After the vote, Royal London offered “immediate and exclusive” discussions with LV= over a merger.

“We envisage that the terms of the merger would offer LV= members the option to become members of Royal London.  This proposal has been made on a different basis to the previous offer made in 2020,” it said.

“If the merger goes ahead, the bringing together of the best of both companies will result in a growing, well-capitalised, modern mutual.  It will provide UK consumers with a great customer-owned alternative to the rest of the insurance and long-term savings market, which is almost universally shareholder-owned.   

“We are confident that there will be exciting opportunities for colleagues within both Royal London and LV= as part of a larger, well-capitalised and growing mutual.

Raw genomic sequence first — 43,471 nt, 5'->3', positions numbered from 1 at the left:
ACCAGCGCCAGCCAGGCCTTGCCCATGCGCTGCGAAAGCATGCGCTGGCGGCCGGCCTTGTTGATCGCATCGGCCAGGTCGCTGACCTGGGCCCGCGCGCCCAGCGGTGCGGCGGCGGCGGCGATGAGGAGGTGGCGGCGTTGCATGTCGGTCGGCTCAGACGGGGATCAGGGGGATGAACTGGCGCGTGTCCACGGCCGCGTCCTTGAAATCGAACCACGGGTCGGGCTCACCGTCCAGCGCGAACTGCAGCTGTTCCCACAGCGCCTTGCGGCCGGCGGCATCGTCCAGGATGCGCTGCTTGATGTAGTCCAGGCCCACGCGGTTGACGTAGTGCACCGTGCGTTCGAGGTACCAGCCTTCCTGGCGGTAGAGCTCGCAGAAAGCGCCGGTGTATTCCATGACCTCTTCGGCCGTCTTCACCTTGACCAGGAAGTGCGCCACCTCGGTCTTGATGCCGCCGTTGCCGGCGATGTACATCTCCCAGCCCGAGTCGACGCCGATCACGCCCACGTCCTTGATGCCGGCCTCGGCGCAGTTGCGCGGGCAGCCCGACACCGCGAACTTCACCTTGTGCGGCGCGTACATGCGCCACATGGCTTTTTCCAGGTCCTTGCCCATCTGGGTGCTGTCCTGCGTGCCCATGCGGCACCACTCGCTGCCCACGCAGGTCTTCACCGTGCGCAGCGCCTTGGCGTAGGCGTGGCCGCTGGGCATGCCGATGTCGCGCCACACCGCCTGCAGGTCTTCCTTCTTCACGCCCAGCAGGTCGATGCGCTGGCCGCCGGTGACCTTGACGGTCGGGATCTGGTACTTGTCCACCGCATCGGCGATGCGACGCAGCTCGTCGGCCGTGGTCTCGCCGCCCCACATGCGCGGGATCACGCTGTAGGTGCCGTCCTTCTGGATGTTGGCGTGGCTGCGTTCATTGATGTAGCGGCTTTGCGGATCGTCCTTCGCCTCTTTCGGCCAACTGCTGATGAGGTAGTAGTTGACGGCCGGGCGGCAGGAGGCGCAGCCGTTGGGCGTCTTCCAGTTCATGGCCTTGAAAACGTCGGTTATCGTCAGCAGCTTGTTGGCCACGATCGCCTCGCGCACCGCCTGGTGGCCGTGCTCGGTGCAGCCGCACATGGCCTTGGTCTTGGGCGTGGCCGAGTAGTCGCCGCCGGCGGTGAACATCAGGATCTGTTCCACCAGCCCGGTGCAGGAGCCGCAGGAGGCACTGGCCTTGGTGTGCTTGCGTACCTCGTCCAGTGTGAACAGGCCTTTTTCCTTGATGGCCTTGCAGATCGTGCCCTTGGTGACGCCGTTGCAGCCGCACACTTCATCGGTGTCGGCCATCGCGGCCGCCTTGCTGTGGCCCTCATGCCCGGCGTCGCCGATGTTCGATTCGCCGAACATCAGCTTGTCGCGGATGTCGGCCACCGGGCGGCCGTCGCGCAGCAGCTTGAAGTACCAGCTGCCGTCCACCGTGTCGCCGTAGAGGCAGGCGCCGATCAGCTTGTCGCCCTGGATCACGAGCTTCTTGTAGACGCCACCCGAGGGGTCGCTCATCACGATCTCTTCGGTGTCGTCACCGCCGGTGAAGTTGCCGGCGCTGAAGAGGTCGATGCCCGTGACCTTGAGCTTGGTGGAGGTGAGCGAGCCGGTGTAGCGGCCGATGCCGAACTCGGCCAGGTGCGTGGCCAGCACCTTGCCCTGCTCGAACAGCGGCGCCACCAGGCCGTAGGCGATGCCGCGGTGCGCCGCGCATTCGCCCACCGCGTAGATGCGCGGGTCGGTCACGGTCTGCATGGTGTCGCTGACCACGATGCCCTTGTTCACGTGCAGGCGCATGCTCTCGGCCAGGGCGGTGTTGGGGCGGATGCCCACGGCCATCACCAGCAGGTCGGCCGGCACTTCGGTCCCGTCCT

“We hope to agree a proposal that Royal London can recommend to our members.  If we proceed, we will consult widely and provide clear information to members of both organisations about what this merger might mean for them.”

LV= reacted to Royal London’s statement by saying: “The outline proposal from Royal London is at an early stage and is subject to discussion, due diligence and detailed negotiation of financial and other terms. There can be no certainty that a transaction will be agreed. 

“The board will consider this proposal seriously and undertakes to update members as soon as practicable. In evaluating the Royal London proposal, the board will continue to have regard to members’ and stakeholders’ best interests.”